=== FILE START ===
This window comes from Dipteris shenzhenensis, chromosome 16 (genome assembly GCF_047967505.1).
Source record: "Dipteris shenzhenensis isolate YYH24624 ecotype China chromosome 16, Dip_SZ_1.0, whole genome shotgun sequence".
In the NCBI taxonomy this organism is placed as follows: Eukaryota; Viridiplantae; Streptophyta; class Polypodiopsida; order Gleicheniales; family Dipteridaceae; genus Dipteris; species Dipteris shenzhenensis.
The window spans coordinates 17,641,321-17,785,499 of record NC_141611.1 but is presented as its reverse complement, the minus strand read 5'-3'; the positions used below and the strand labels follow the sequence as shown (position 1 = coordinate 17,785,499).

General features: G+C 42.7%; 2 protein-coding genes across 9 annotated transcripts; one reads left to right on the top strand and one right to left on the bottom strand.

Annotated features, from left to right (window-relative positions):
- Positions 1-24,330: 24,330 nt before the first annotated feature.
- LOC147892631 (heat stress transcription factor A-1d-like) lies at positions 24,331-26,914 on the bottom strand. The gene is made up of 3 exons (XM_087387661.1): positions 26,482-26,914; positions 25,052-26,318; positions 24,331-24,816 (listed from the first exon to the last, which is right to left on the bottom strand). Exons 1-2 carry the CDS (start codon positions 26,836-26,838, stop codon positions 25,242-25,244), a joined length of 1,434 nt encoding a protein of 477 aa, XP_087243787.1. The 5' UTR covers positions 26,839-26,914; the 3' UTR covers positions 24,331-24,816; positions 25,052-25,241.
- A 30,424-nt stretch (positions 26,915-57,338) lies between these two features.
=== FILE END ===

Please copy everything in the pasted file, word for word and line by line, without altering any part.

This window comes from Dipteris shenzhenensis, chromosome 16 (genome assembly GCF_047967505.1).
Source record: "Dipteris shenzhenensis isolate YYH24624 ecotype China chromosome 16, Dip_SZ_1.0, whole genome shotgun sequence".
In the NCBI taxonomy this organism is placed as follows: Eukaryota; Viridiplantae; Streptophyta; class Polypodiopsida; order Gleicheniales; family Dipteridaceae; genus Dipteris; species Dipteris shenzhenensis.
The window spans coordinates 17,641,321-17,785,499 of record NC_141611.1 but is presented as its reverse complement, the minus strand read 5'-3'; the positions used below and the strand labels follow the sequence as shown (position 1 = coordinate 17,785,499).

General features: G+C 42.7%; 2 protein-coding genes across 9 annotated transcripts; one reads left to right on the top strand and one right to left on the bottom strand.

Annotated features, from left to right (window-relative positions):
- Positions 1-24,330: 24,330 nt before the first annotated feature.
- LOC147892631 (heat stress transcription factor A-1d-like) lies at positions 24,331-26,914 on the bottom strand. The gene is made up of 3 exons (XM_087387661.1): positions 26,482-26,914; positions 25,052-26,318; positions 24,331-24,816 (listed from the first exon to the last, which is right to left on the bottom strand). Exons 1-2 carry the CDS (start codon positions 26,836-26,838, stop codon positions 25,242-25,244), a joined length of 1,434 nt encoding a protein of 477 aa, XP_087243787.1. The 5' UTR covers positions 26,839-26,914; the 3' UTR covers positions 24,331-24,816; positions 25,052-25,241.
- A 30,424-nt stretch (positions 26,915-57,338) lies between these two features.